This past Saturday, founders of Union Independent School, a private-becoming-charter school on Dowd Street in Northeast Central Durham, launched a unique college prep program for 54 handpicked black students at Hillside and Southern high schools. This is the second of 3 parts of a story in progress for Sunday's Durham News. Read part one here.
The Saturday academy comes as the Durham Public Schools faces growing pressure to improve the achievement of black males, who make up 27 percent of the school district’s 32,500 students.
In 2004, Superior Court Judge Howard Manning threatened to close Hillside, Northern and Southern high schools, along with others in the state, if the district didn't raise the number of students performing at grade level to at least 60 percent. Hillside is 4.6 percentage points away from that goal. Northern is almost there, at 59.6 percent, and Southern continues to lag at 43 percent.
In addition to having low test scores, black males overall comprise the largest group of students who get suspended and drop out, Superintendent Eric Becoats told last weekend’s panel.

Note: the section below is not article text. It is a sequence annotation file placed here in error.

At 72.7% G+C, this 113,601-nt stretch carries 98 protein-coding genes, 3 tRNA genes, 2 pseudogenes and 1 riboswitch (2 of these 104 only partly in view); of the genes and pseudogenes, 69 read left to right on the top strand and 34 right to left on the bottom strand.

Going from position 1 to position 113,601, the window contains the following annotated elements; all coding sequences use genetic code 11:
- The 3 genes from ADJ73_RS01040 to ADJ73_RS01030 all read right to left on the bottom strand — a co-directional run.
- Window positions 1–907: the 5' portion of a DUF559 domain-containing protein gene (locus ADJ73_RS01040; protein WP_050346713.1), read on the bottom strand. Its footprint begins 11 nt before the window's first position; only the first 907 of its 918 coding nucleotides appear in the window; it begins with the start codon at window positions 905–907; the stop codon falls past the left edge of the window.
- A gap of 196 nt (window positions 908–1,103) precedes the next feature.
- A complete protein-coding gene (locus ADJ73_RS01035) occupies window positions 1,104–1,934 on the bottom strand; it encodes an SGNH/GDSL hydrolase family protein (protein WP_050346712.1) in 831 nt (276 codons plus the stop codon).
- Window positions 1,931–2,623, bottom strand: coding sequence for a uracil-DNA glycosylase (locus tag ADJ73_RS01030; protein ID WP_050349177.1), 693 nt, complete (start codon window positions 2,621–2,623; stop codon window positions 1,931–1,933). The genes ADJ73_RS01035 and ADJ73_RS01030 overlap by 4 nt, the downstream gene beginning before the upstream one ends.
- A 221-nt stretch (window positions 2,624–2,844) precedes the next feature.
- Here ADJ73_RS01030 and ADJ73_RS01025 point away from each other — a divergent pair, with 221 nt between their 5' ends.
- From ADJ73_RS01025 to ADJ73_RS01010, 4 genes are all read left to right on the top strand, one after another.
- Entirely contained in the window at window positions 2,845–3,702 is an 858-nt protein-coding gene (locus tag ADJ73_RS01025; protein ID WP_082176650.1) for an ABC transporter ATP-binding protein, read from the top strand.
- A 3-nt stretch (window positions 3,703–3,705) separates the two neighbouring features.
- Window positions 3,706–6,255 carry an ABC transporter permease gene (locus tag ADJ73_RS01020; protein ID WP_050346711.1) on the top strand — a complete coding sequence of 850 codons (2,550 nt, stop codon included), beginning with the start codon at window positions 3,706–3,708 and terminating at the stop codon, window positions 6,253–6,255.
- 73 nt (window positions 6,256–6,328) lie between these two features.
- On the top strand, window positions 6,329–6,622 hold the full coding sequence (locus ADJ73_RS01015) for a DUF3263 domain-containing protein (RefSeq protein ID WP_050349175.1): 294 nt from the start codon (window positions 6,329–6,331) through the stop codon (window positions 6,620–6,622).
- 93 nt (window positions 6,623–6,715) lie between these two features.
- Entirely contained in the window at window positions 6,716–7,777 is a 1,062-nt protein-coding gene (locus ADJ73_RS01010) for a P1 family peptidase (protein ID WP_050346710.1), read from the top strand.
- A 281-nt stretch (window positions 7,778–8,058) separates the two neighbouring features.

Many factors contribute: poverty, single-parent households and lower parent education levels, said panelist Loren Harris, founder of Thinking Man Consulting.
But something else is going on, said Donna-Marie Wynn, an investigator with the Frank Porter Graham Child Development Center in Chapel Hill.
“I think where we struggle is in having all schools be ready to teach African-American boys,” she said.
The teacher at Oake Grove that day, who was white, told Marcus black teachers may be better at teaching black children. Panelists said there can be a disconnect when young black men, often raised by single mothers and feeling pressure to be “the man” of the house, face a white female authority figure in the classroom.
But they said, white or black, teachers do children no good when they accept sub-par work.
“The bar has been lowered as to what success means,” said Harris. “We have to stop the hypocrisy of lower expectations. There’s a lower expectation of African-American performance and African-American male performance in particular.”
Becoats unveiled a strategic plan for the Durham Public Schools Wednesday night that included a focus on raising black male achievement. Last weekend he listened as Harris described “the soft bigotry of low expectations.” He listened when Marcus told her story about the elementary school teacher.
He said that has to change.
“At some point we need to say [to teachers], ‘This is not the bus you need to be on, and maybe it’s time to get on another bus.’”